Prop 8 Still in Effect: What’s the Harm?

Yesterday, more than seven months after same-sex marriage ban Proposition 8 was ruled unconstitutional, the 9th Circuit Court of Appeals decided to prolong the wait for California gay couples who want to exercise their constitutional right to marry.

After a federal judge overturned Prop 8 in August, the 9th Circuit stopped lesbian and gay couples from getting married by halting enforcement of the ruling while it was appealed. However–in an implicit acknowledgment that time is of the essence when it comes to people’s life plans–the appeal was put on an accelerated schedule, and the case was heard in December. Couples wanting to marry had high hopes for a speedy conclusion. Unfortunately, the appeals process stalled last month when the 9th Circuit asked for clarification from the California Supreme Court on a procedural issue–which won’t happen until September at the earliest. And the 9th Circuit yesterday denied a request to allow couples to marry in the interim.

Time matters in this case. One of the central points raised by the opponents of the marriage ban has been the irreparable harm inflicted on same-sex couples who wish to marry. In a Courage Campaign video that went viral earlier this year, Derence Kernek and Ed Watson recount their 40-year relationship, Ed’s diagnosis with Alzheimer’s last summer, and their desire to marry before the the disease can deprive them of a shared memory:

Derence and Ed’s story reminds us of two things the 9th Circuit should have taken into account in reaching their decision: Life is uncertain and love is precious. Making lesbians and gays wait indefinitely to marry is doubly cruel since the evidence of the trial so strongly concluded that marriage is a fundamental right that is constitutionally protected for all citizens.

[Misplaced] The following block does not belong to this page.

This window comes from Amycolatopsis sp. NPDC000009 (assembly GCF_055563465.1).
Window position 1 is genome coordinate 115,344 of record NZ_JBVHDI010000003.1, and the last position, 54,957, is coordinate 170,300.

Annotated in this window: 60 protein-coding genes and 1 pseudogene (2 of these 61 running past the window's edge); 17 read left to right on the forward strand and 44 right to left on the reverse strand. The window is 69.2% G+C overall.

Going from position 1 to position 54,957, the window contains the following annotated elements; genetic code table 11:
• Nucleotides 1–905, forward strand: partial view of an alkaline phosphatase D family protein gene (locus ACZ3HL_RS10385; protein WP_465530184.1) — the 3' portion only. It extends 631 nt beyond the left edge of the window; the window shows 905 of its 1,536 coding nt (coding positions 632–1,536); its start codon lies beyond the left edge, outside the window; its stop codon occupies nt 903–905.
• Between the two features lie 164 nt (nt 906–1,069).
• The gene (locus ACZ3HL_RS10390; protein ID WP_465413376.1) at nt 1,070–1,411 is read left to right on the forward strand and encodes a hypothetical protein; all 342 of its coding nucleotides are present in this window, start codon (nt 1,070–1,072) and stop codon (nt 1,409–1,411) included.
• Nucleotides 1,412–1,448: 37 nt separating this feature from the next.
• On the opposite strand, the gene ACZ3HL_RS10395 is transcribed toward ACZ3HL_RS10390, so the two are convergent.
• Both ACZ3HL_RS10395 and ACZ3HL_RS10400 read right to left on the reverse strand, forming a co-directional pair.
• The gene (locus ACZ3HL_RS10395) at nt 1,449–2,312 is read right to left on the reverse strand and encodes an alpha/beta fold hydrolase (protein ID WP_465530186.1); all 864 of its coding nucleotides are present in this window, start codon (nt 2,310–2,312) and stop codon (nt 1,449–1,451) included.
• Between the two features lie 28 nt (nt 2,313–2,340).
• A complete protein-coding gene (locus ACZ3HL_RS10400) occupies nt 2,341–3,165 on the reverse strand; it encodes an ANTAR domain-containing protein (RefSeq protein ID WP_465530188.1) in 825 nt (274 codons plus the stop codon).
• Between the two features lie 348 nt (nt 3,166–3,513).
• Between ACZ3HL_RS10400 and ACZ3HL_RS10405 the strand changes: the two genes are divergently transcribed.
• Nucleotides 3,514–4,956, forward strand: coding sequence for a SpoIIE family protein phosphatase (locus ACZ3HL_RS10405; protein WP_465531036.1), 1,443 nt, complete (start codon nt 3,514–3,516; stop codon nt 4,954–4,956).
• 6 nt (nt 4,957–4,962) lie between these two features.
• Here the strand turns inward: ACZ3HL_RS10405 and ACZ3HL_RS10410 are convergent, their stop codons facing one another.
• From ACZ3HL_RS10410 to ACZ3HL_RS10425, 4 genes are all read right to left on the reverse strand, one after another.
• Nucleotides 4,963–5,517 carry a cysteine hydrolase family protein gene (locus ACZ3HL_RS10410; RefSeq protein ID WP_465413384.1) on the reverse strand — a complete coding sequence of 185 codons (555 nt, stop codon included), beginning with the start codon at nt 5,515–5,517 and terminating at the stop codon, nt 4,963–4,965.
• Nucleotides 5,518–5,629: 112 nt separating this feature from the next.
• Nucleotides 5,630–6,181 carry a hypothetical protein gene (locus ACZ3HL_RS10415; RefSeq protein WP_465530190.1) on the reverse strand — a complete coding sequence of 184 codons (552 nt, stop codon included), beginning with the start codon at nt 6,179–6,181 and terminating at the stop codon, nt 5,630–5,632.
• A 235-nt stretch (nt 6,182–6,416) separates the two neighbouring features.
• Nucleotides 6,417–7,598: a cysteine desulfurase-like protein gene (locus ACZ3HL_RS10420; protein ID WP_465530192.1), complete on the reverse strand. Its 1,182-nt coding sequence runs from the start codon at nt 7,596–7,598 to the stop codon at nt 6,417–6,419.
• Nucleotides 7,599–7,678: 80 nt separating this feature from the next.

A statement filed by the legal team that has been working to overturn Prop 8 emphasizes the ongoing harm caused to lesbians and gays by the the stigma of second-class citizenship.

Proposition 8—and the stay that allows it to remain in force—is causing great damage. It is not merely deferring wedding dates, as Proponents suggest. For those near the end of life, it is denying the right to marry outright. But beyond the damage done to loving couples’ wishes to marry, Proposition 8 carries an unmistakable message—transmitted and enforced by the State and tolerated by this Court—that gay men and lesbians are members of a class of persons unworthy of the fundamental right of marriage and the “protection of equal laws.”

Couples who ought to be dancing at wedding receptions and hearing congratulations from family and friends must instead listen to the ticking of the clock and the voices of those who tell them they’re not good enough when our country clearly stands behind equal rights for all. Time is likely to favor marriage equality, as the unconstitutionality of marriage bans becomes widely acknowledged. In the meantime, though, it is our democracy that suffers harm, along with the same-sex couples who must continue to wait for the full recognition of their rights.

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Photo from Flickr user andy.birkey through Creative Commons.


Audrey Bilger is the current president of Reed College, and previously served as vice president and dean of Pomona College. She is also a former professor of literature at Claremont McKenna College and faculty director of the Center for Writing and Public Discourse. She also teaches gender studies, and occasionally yoga. Her latest book, which she co-edited with Michele Kort, is Here Come the Brides! Reflections on Lesbian Love and Marriage (Seal Press, 2012). She is also the author of Laughing Feminism, editor of an edition of Jane Collier’s 1753 satire "An Essay on the Art of Ingeniously Tormenting," and a frequent contributor to Bitch magazine. Her work has been featured in The Paris Review, Rockrgrl, the Huffington Post and the Women's Media Center.